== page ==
“God is that, than which nothing greater can be conceived.” ~ Anselm of Canterbury (1033-1109).
Do you think that there is a creature on earth that exist but have not been discovered or imagined by humanity? To you, does this creature exist or not? If yes, what does existence and reality mean? If No, can you prove the non-existence of this creature?
On the contrary, is there a creature that exist in the intelligence but does not exist in reality? If yes, what makes a creature real? If No, is existence independently outside intelligence and reality? Which is greater: the one in the intelligence, reality alone or both? If a possible creature exists but have not come to intelligence or discovery in reality, isn’t that possible also that a creature that exist in the intelligence can also exist in reality? These are just some few questions that Anselm’s ontological argument revolves around. But that’s not Anselm’s answer to the fool. Anselm asserts that existence must be both in the intelligence and reality. What exist in reality is more greater or perfect than that which exist in the intelligence alone.
To the fool who, “says in his heart that there is no God” (Psalm 14: 1) has no argument according to Anselm. The fool acknowledges the existence of this God in his intelligence yet denies the reality of this God. He’s able to deny the existence of this God because He has it in his intelligence who this God is. And if the fool acknowledges this great God in his intelligence, it then becomes stupid or absurd to deny such a “great” being in reality. In this Anselm challenges the fool that conception of a great God in the intelligence must exist in reality otherwise this being God, is not great as it’s in the intelligence of the fool else the fool lacks understanding and hence don’t understand what is called “God” in his intelligence. And if he fails to understand what this being “God” is, then he has no argument to deny the existence of this being. And if he acknowledges the “greatest” association of the name God, then for something to be great, it must both exist in the mind and reality. Hence God is real according to Anselm. He’s the maximum perfection of which nothing greater else than Him can be conceived. If one can imagine something greater or perfect than God, then that person has defied the concept of an existing God. If such a conception cannot be achieved, then the maximum perfection proves His existence in reality.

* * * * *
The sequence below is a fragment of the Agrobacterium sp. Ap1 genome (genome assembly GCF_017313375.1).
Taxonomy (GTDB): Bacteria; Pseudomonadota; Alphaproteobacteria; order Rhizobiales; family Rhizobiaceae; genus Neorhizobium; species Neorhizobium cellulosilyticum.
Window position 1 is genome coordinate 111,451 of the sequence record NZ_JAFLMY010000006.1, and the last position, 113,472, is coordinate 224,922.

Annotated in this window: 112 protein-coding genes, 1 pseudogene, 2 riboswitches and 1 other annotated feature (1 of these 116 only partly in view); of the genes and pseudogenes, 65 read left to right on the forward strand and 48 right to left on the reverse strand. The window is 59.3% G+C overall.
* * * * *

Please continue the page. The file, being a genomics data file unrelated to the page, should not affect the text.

Anselm does not challenge the fool to have faith just faith in this God. He calls him to faith, meditation, contemplation and logic-observation. The fool must leave his preoccupations, unbelief and give time to himself to reflect and seek this God. Anselm challenges the fool and calls him into faith-logical-search for God. As it is written “You will seek me and find me when you seek me with all your heart” (Jeremiah 29, 13). The fool can never find God as long as there is unbelief in his heart.